Love and Treasure, the new novel by Ayelet Waldman, couldn't be more timely... Waldman builds her narrative, which moves between three distinct stories and time periods, around one of the most notorious cases of property theft in WWII... It is a story ripe for retelling... Love and Treasure offers not just one romance, but two - one tragic, one comic... Drawing on what was clearly extensive research, Waldman brings to life the world of the Central European Jewish haute bourgeoisie, reveling in its textures, exposing its hypocrisies, and cheering on the incipient feminism that Nina represents... [A] fantasia on historical themes.
Classic perfection... heartwarming and inspiring... interesting and educational, informing the reader about little-known segments of history through the eyes of well-drawn, credible, and sympathetic characters. The narrative progresses in a quiet, steady suspense of human drama without any melodramatic action. One never knows what turning the page will bring. Highly recommended.
Divorced, unemployed, and listless, Natalie Stein goes on a wild-goose chase to find the rightful heir of a WWII relic... This screams big-screen adaptation: Natalie Portman as Natalie Stein, perhaps?
Waldman's novel skips continents and generations, telling a multi-layered and well-constructed story.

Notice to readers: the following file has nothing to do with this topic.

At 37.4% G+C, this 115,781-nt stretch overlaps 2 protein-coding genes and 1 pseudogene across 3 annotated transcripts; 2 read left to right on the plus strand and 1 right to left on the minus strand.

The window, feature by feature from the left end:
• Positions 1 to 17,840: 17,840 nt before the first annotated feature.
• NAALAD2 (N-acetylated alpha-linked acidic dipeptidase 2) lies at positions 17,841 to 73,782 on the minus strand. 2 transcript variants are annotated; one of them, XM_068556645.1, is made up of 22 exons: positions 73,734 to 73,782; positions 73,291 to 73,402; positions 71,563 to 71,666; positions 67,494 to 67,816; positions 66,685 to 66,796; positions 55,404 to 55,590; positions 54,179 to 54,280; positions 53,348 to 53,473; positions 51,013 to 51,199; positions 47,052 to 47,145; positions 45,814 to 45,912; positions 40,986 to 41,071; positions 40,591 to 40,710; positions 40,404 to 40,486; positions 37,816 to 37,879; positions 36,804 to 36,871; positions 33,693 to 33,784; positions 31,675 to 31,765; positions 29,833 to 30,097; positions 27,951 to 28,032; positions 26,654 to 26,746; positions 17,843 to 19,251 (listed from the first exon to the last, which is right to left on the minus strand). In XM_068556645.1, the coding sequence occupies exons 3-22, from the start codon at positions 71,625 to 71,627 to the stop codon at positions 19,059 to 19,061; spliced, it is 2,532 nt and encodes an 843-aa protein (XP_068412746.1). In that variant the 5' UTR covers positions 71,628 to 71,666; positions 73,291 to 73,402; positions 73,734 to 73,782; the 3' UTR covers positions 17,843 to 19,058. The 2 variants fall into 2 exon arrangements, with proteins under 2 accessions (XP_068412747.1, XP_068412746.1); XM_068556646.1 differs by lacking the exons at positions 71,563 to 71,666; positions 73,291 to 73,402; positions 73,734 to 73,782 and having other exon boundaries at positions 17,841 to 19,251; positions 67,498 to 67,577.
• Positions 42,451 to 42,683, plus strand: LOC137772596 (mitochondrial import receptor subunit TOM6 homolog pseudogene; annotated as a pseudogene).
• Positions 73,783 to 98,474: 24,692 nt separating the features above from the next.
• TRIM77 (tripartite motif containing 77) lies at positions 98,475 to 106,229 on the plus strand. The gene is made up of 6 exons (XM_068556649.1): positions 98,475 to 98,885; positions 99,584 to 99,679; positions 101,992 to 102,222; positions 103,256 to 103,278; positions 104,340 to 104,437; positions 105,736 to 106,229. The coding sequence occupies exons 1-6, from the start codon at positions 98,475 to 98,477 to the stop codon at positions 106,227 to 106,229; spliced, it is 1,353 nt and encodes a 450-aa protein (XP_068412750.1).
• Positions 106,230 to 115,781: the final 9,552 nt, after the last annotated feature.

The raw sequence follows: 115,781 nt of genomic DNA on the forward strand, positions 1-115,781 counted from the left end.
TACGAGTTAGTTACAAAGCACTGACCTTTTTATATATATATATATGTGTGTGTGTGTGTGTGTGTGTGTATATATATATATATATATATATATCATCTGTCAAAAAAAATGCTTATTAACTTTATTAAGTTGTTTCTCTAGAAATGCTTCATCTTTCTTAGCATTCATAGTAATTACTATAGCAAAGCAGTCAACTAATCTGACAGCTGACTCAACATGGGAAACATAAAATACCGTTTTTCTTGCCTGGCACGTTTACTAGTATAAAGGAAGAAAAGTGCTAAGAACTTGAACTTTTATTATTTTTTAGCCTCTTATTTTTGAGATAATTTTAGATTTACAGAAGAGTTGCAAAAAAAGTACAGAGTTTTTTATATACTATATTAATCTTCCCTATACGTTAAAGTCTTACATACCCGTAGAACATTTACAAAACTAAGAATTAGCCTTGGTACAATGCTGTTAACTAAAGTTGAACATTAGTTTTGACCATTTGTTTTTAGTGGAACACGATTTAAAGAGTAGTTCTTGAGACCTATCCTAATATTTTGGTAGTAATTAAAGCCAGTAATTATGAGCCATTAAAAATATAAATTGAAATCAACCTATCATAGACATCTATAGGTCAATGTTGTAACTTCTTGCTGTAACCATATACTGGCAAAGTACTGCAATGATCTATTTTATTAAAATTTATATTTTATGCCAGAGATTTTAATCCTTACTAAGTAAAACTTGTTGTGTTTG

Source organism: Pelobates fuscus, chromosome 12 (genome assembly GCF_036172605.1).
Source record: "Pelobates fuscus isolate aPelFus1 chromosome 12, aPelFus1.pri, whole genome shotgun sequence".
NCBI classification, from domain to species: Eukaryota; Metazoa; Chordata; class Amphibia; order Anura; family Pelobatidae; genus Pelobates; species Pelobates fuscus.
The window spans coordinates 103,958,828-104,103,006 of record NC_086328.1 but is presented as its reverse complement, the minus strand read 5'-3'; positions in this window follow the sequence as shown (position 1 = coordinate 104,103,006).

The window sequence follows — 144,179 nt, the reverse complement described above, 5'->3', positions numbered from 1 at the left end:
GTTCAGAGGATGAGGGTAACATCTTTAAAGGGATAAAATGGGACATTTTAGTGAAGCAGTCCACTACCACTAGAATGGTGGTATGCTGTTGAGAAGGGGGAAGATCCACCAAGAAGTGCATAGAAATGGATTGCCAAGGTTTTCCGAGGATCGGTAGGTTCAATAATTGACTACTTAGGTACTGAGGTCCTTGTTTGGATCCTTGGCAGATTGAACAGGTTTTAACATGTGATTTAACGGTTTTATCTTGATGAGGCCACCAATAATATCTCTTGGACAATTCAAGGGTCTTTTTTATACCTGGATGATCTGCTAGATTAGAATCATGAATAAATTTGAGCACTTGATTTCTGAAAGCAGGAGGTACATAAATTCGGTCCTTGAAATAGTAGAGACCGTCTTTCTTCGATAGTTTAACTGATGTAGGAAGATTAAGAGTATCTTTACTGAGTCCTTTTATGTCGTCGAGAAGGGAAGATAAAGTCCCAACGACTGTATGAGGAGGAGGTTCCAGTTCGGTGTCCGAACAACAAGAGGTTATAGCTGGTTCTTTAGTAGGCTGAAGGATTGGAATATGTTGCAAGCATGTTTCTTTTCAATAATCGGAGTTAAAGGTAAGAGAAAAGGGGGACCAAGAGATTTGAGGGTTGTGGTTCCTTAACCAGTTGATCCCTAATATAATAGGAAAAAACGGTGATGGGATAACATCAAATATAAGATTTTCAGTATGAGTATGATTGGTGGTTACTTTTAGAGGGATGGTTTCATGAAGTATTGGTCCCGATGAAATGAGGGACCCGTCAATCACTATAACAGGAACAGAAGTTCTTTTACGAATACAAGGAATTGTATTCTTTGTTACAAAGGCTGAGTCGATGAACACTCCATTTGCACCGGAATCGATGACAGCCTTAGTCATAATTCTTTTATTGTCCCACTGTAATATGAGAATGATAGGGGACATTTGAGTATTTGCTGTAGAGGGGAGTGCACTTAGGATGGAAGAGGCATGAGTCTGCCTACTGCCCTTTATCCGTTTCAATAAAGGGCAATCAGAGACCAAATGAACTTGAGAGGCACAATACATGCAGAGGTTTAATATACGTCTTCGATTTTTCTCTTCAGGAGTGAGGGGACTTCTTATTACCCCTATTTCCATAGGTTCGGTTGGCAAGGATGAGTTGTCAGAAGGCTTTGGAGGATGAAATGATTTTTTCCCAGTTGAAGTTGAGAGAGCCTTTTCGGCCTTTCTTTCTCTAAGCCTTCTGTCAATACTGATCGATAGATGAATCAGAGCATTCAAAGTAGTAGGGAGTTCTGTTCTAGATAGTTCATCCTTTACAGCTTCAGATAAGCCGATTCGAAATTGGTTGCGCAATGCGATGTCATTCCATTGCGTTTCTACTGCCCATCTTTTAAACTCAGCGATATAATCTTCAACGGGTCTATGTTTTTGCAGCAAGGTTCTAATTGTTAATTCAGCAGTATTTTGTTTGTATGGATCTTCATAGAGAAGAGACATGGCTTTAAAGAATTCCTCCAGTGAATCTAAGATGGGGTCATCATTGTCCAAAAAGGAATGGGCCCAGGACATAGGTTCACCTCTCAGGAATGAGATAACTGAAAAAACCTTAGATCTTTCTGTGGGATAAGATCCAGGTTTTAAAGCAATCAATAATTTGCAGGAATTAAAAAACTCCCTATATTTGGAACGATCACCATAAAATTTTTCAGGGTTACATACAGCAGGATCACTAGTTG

Inspired by the true story of World War II's Hungarian Gold Train, the tale set in present-day New York centers on a woman uncovering the truth about what her grandfather did as an American soldier in the war. . . [For] fans of The Goldfinch, treasure hunts and the work of Waldman's husband, Michael Chabon.
This lush, multigenerational tale... traces the path of a single pendant.... Inventively told from multiple perspectives, Waldman's latest is a seductive reflection on just how complicated the idea of 'home' is - and why it is worth more than treasure.
Waldman assuredly moves her novel in unexpected directions. At times a love story, and sometimes even a thriller, Love and Treasure reads like a document of the Holocaust, while also delving into the art world and embarking on an exploration of suffrage and the plight of women in the early twentieth century. Love and Treasure most successfully investigates what it means to be human. Waldman's somewhat playful take on Freudian analysis via Dr Zobel's couch is a delight to read, often disturbing and sometimes downright scary. There are no off-notes in this unpredictable and remarkable novel.